Saturday, June 16, 2012

Linq is the new Stored Procedure

After reading Rob Conery's And seeing this Aaron Bertrand's comment on stackoverflow:

Then I suspect brainwashing may have been involved

I believe that .NET developers should practice Buddhism.

Most .NET developers don't know the middle path. If they chosen Stored Procedures, they will decidedly use stored procedures 100% exclusively, SP foreva! to the detriment on excluding other sound techniques. They forgot to be pragmatic, overlooking the fact that some solutions are meant to be solved in a certain way. If you have flexible query filters, instead of making a stored procedure with gazillion parameters, it's better you use techniques or DAL that is a perfect fit for that. Linq perfectly fits the bill and it is type-safe to boot, as it allows you to chain filters in any way you deem fit, and consequently, making the system performant.

var query = MemberRepository.All;

if (lastnameFilter != "")
    query = query.Where(x => x.Lastname == lastnameFilter);
if (firstnameFilter != "")
    query = query.Where(x => x.Firstname == firstnameFilter);
if (memberSinceFilter != 0)
    query = query.Where(x => x.YearMember >= memberSinceFilter);
if (pointsFilter != 0)
    query = query.Where(x => x.Points >= pointsFilter);

return query.ToList(); 

If you only have one filter, example on points only, that would generate this short query only:

select * 
from Member 
where Points >= 10000;

Whereas if you use stored procedure, this is how that will be tackled:

create procedure MemberSearch(@Lastname varchar(50), @Firstname varchar(50), @MemberSince int, @Points int)

select * 
form Member
where (@Lastname = '' OR Lastname = @Lastname)
      AND (@Firstname = '' OR Firsname = @Firstname)
   AND (@MemberSince = 0 OR YearMember >= @memberSince)
   AND (@Points = 0 OR Points >= @Points)


I would hazard a guess, most prefers the Linq approach now, as it produces a performant query. If you filter only on specific column(s), other columns will not be included in the query. Linq is my preferred approach too.

Sadly though, even how awesome Linq is, I'm feeling there's a new Stored Procedure in town. Linq is the new Stored Procedure! Don't be confused I'm praising Linq one second and bashing it another. Let me tell you the premise of this article.

Upon seeing this question:

And seeing this comments:

This is close to the output I am looking for. I want where the most recent action is an open, not the most recent open, but to get that, I would just have to move the Status = Open condition to the second select. The bigger issue, though, is that I am being "strongly encouraged" to use Entity to communicate with the DB instead of directly querying it. – user1459547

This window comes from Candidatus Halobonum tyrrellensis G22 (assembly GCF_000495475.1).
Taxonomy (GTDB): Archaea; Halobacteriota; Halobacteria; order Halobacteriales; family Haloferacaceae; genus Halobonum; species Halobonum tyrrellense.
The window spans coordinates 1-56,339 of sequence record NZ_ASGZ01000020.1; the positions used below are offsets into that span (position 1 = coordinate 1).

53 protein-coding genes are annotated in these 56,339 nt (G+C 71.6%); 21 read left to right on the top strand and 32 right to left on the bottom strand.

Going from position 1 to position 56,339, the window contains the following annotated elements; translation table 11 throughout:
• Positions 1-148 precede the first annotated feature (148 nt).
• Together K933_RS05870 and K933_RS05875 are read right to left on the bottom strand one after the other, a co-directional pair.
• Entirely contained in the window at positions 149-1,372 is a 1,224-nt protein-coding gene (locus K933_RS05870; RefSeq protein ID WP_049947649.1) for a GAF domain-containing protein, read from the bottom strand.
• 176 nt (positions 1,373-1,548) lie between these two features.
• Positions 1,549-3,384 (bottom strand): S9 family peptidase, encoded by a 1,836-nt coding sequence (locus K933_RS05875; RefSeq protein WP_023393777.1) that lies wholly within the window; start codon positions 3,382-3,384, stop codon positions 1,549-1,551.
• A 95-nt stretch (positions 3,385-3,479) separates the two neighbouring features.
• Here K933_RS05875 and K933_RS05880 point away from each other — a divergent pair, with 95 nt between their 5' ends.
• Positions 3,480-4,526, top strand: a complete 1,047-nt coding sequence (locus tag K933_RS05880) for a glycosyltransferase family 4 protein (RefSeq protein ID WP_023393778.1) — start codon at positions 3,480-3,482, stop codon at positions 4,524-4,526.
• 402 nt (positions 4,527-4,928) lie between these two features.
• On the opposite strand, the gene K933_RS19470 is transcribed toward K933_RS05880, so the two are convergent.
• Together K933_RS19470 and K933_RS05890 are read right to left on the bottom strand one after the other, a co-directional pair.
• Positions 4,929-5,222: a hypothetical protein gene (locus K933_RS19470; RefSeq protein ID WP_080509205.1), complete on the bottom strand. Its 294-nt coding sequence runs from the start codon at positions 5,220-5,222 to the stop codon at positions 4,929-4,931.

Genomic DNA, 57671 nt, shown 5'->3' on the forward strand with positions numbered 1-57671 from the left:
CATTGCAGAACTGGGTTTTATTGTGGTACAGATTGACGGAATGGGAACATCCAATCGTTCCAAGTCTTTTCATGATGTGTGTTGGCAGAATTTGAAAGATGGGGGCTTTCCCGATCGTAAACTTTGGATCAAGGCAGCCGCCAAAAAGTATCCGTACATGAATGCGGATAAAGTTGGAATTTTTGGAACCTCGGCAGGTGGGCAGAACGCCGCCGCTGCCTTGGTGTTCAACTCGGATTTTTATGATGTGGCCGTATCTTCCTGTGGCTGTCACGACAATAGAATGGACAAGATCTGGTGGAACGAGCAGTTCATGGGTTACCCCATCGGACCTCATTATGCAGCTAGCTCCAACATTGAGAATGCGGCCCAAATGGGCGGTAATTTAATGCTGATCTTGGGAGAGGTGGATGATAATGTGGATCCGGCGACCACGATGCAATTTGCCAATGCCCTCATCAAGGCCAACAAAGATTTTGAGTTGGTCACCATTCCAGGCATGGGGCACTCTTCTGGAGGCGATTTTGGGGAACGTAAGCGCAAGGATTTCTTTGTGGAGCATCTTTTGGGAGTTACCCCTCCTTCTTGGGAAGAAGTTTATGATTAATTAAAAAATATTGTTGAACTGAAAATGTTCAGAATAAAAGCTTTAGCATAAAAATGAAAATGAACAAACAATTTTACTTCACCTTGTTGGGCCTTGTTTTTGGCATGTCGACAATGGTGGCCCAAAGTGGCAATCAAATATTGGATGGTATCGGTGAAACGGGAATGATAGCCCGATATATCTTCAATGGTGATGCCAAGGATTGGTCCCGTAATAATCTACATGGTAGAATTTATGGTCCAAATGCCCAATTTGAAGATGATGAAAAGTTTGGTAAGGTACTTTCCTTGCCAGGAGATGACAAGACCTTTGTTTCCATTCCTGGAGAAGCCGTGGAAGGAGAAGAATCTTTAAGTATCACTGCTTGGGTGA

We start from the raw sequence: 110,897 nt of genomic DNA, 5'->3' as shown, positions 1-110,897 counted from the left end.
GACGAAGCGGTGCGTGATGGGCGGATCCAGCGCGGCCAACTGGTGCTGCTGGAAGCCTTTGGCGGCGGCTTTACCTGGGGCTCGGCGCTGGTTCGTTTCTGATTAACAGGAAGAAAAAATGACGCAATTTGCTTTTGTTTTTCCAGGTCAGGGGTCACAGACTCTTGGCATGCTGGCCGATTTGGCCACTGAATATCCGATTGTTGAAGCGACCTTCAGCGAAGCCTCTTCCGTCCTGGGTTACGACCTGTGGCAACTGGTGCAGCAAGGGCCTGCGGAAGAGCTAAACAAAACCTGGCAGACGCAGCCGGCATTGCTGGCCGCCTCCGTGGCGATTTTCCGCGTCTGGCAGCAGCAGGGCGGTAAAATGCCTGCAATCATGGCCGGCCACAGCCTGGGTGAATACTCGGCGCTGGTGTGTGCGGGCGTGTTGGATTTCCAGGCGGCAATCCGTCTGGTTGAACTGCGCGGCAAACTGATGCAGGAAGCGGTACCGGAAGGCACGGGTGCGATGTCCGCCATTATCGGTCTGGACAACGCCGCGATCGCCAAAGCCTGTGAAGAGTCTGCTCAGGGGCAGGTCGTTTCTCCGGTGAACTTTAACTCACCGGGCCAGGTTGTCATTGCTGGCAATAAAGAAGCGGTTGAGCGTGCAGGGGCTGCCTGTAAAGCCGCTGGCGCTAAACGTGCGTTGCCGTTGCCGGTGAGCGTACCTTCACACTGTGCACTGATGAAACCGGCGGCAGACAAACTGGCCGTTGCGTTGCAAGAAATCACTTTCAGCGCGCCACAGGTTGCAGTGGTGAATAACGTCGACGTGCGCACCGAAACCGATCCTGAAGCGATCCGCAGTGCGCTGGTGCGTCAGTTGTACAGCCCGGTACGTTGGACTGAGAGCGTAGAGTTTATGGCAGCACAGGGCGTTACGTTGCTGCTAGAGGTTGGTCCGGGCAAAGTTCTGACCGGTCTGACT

For what purpose? If it is harder to make EF generate the query you need, and you know how to do it in SQL... – Aaron Bertrand

I am entirely on your side, but I can't convince the project manager. – user1459547

Then I suspect brainwashing may have been involved... – Aaron Bertrand

It eludes me why the need to impose rules or be dogmatic that all data access should be in Linq, when a straightforward SQL is as readable and more performant than Linq-generated SQL.

I would rather see this operate in production:

;WITH MostRecentActions AS 
  SELECT RequestID, ActionTimestamp,
    /* other relevant RequestAction columns, */
    rn = ROW_NUMBER() OVER (PARTITION BY RequestID ORDER BY ActionTimestamp DESC)
  FROM dbo.RequestActions
  WHERE Status = 'Open'
SELECT RequestID, ActionTimestamp /* , other columns */ 
  FROM MostRecentActions
  WHERE rn = 1;      

Than this complex Linq-generated one:

[Extent1].[Id] AS [Id], 
[Extent1].[SomeProp1] AS [SomeProp1], 
[Extent1].[SomeProp2] AS [SomeProp2], -- ...etc.
FROM  [dbo].[Requests] AS [Extent1]
CROSS APPLY  (SELECT TOP (1) [Project1].[Status] AS [Status]
           [Extent2].[Status] AS [Status], 
           [Extent2].[ActionTimestamp] AS [ActionTimestamp]
           FROM [dbo].[RequestActions] AS [Extent2]
           WHERE [Extent1].[Id] = [Extent2].[RequestId]
    ) AS [Project1]
    ORDER BY [Project1].[ActionTimestamp] DESC ) AS [Limit1]
WHERE N'Open' = [Limit1].[Status]

I have an inkling that code is slow compared to the first one(the CTE approach). Ok, an astute dev might actually profile and try these two codes and may found that the latter code is faster, but that is besides the point. The point is why should we impose dogmatic rules, when you can choose an approach that you can implement quickly and works. Sure, some Linq problems are just an stackoverflow away, but don't forget that you can still drop to bare metal SQL if you want to have more confidence the solution works and as smoothly as you wanted them be. Don't be overzealous on a given platform or framework, don't say "Stored Procedure Forever!" Don't say "Stored Procedure is Dead! Long Live Linq!"

Everything should be in moderation, don't be overzealous on one choice only. Programmers hate -ism, but let me take this as an exception, programmers should sometimes practice Buddhism

In line with pragmatism and to avoid becoming overzealous on certain decisions, the only sound bite that should be tolerated is:

Sound bites considered harmful

Context here:

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